Lower deeming rates and self-funded retirees
The government has finally announced lower deeming rates - and it’s not just age pensioners who stand to benefit.
Self-funded retirees are now assessed as earning less from their superannuation balances - and this will mean more Australians are eligible for the Commonwealth Seniors Health Card.
The Commonwealth Seniors Health Card (CSHC) can be worth more than $3000 each year - depending on where you live, and how much you use medical services covered by Medicare, the Pharmaceutical Benefits Scheme and Ambulance Services.
The reality is this - as you age, you are more likely to benefit from having the card - so it is better to apply sooner than later if you are eligible.
In NSW the CSHC means access to the Seniors Energy Rebate worth $200 and the Regional Seniors Travel Card worth $250 - meaning that most card holders start with a $200 rebate, just for making the effort to apply. (Make sure you read our road test on how to apply here)
The hurdles to getting what you are entitled to
The Commonwealth Seniors Health Card was introduced in 1994.
About 380 000 Australians have been issued the CSHC - giving them some of the Commonwealth health benefits available to roughly 2.5m Australians who are receiving a full or part age pension.
To make the most of this entitlement you will need to know:
The age to apply - it is now 66.
Whether you are eligible - and it’s not that straight forward (see below)
How you can use it - it’s not that clear
Unfortunately it’s not a case of this card turning up in the mail. You will need to make the effort to apply, and be diligent in knowing when to make it clear you have the card.
This is part of the challenge for Australians in later life - the system is complicated, and you have to apply, be organised and make realistic plans.
Fortunately there are some smart, low cost ways to make your nest egg work for you - like using industry funds and low cost index funds.
We help you get organised, get good value from your nest egg, and make the most of your entitlements.
Reading about deeming rates is not that interesting for everyone. If you just want a quick conversation about getting the value from the system you are entitled, as well as running a health check over how your nest egg is managed - why not just make contact. I am always keen to chat!
Meanwhile - read on for some detail on how more self funded retirees with superannuation savings will now be eligible for the Commonwealth Seniors Health Card.
The CSHC income test and the deeming rate
The government uses an income test to work out eligibility for the CSHC.
Superannuation assets are captured in the test via deeming. This can be confusing.
The income test can be broken down into 4 parts:
Income as shown on group certificates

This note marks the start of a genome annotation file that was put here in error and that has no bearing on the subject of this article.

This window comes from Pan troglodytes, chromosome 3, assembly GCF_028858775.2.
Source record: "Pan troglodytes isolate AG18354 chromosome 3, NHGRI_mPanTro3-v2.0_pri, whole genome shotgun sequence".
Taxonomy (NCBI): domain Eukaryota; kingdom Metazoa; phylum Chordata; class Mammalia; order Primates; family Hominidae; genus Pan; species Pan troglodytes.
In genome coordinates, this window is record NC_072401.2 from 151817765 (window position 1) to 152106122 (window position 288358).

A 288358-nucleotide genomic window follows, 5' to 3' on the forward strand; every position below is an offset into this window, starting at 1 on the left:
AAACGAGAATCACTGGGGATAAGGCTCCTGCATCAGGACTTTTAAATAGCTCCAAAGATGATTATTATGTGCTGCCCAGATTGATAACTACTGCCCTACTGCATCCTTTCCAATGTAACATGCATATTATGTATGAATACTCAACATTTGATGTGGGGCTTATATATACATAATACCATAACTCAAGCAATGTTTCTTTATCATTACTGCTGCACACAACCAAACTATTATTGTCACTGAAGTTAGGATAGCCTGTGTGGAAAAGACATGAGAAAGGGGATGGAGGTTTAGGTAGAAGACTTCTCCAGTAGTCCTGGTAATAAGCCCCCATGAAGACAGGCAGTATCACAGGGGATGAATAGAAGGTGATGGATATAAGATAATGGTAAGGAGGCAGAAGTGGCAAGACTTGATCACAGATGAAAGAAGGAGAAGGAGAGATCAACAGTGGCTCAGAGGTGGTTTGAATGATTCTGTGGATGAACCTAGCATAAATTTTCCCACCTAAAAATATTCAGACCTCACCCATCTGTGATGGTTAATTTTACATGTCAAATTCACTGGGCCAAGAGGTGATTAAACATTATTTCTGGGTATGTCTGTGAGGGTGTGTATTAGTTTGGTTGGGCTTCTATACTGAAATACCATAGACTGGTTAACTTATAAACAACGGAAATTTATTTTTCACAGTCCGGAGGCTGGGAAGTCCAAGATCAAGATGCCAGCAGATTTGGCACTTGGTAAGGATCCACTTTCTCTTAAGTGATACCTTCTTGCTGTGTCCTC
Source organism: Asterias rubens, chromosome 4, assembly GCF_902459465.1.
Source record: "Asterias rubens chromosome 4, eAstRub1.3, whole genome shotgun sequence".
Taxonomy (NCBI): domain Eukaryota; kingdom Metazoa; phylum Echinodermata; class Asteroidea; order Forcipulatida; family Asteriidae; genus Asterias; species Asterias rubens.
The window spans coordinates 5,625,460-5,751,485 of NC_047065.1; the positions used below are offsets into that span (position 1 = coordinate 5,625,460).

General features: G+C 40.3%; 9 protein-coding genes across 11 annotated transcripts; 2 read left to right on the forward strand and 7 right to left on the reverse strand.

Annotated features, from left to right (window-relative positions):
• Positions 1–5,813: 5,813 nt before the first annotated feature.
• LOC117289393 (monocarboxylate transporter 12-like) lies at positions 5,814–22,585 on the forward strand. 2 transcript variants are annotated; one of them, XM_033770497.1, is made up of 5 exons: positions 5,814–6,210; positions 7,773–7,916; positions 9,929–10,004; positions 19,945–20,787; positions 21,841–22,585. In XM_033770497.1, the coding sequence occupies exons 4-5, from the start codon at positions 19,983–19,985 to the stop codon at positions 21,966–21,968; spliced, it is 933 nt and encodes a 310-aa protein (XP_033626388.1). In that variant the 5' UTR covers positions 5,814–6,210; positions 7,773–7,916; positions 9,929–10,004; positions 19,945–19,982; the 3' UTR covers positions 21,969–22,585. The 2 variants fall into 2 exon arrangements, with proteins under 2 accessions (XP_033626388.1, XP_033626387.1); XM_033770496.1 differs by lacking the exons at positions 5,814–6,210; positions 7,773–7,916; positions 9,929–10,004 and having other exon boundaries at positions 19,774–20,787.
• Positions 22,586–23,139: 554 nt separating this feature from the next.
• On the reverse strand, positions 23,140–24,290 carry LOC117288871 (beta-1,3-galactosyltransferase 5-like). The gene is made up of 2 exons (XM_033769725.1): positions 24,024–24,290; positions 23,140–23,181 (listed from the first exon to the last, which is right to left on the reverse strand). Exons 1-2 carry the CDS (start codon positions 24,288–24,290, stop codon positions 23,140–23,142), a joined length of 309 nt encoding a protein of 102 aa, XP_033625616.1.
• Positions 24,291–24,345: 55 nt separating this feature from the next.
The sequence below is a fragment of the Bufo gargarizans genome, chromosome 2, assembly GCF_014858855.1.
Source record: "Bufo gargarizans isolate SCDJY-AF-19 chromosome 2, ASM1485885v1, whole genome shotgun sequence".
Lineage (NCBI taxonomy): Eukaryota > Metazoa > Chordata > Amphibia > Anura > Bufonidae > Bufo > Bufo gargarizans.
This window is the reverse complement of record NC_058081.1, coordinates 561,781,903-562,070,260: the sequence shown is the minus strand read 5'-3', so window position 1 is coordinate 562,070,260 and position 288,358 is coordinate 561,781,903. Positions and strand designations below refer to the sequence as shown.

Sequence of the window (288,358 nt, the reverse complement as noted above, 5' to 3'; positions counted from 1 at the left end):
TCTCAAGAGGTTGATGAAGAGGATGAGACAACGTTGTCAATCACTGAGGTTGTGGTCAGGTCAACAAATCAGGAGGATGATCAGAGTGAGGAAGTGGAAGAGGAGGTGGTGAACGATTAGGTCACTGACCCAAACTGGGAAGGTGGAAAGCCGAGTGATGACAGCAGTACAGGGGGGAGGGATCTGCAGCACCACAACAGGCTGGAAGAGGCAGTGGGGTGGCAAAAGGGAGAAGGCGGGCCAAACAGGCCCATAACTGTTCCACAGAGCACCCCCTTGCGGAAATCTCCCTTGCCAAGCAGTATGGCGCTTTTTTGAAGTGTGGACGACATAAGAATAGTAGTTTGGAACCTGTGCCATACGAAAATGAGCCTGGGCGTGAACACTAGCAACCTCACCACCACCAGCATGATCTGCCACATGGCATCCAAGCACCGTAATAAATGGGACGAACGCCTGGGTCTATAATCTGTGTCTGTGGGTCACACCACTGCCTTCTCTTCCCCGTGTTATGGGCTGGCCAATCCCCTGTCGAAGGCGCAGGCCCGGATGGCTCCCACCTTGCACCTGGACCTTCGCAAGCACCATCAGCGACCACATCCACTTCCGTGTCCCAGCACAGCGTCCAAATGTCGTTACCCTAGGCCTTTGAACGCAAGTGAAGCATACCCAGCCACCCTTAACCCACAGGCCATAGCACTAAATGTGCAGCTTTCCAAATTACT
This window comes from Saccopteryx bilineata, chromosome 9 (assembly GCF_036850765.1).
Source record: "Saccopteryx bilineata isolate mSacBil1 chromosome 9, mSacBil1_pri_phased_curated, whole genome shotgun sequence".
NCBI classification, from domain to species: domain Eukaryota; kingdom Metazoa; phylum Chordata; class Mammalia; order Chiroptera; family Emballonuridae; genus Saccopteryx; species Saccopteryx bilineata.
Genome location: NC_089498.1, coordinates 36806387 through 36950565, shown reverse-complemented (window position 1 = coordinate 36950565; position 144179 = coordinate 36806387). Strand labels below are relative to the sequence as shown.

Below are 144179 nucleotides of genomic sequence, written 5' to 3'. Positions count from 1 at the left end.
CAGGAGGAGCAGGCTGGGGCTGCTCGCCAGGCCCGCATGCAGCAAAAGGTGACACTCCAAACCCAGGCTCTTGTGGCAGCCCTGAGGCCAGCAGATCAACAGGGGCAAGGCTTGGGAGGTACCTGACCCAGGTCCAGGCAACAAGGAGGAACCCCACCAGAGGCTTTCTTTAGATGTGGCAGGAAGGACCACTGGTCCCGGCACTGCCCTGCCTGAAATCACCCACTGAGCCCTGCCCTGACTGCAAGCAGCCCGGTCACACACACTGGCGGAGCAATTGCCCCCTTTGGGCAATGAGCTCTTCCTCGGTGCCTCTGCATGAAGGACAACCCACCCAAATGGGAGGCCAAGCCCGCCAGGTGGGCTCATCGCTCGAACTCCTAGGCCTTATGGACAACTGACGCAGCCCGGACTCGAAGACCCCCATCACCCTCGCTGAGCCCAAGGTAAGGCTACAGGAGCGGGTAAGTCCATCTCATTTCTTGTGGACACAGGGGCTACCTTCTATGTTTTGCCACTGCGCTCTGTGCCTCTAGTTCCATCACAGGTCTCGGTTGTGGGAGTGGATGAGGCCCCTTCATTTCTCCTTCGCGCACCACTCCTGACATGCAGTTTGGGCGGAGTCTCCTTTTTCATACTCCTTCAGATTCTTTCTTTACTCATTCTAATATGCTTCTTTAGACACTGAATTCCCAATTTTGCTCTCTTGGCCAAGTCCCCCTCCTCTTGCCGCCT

Overseas income (that may not show up on your group certificate)
Losses and super contributions (that would reduce taxable income)
Deemed income from allocated pensions.
For most people, it is a matter of checking how much taxable income they have (and remember, pension payments from super are NOT taxable income), and then looking at deemed income from super.
Add these together and you have an “adjusted taxable income” that is compared to a threshold when applying for the card.
Deemed income from allocated pensions is lower
The government explanation of the calculation of deeming rates can be found here.
In simplified terms - the government expects your superfund assets to earn about 3% per year.
For Australians in later life, who are being assessed on how much they are earning on their superannuation savings - this is a good deal when you consider a conservative investment strategy in the last financial year should have earned double that amount.
For a couple, the government will issue you a Commonwealth Seniors Health Card if your adjusted taxable income (according to the test) is less than about $88k, and for a single, less than about $55k.
Consider a couple with a superfund of $1.5m, paying them an income. For the CSHC test, the pension payment is not taxable, and the $1.5m is deemed to be earning about $43.2k - just under 3%. Meanwhile, if the couple had their funds invested in balanced funds over the last 3 years, their return would likely be greater than 6% - and they are not paying tax. In this situation, the deeming rate looks like a pretty good deal.
If the couple had $1.5m invested in joint names (i.e not in super), they would likely be paying tax - and would likely be earning enough income to be ineligible for the CSHC.
What is interesting, is that a could can have just under $3m in their superfund, and their deemed income amount qualifies them for the CSHC.
It may be time to redo your numbers
With interest rates at an all time low, a changing entitlement system, and new opportunities with investment choice - like industry funds and index funds - is it time you had a checkup?
Later Life Advice helps Australians plan their spending while maximising entitlements and seeking out smart, low cost investment services.
I would be delighted to check the health of your setup.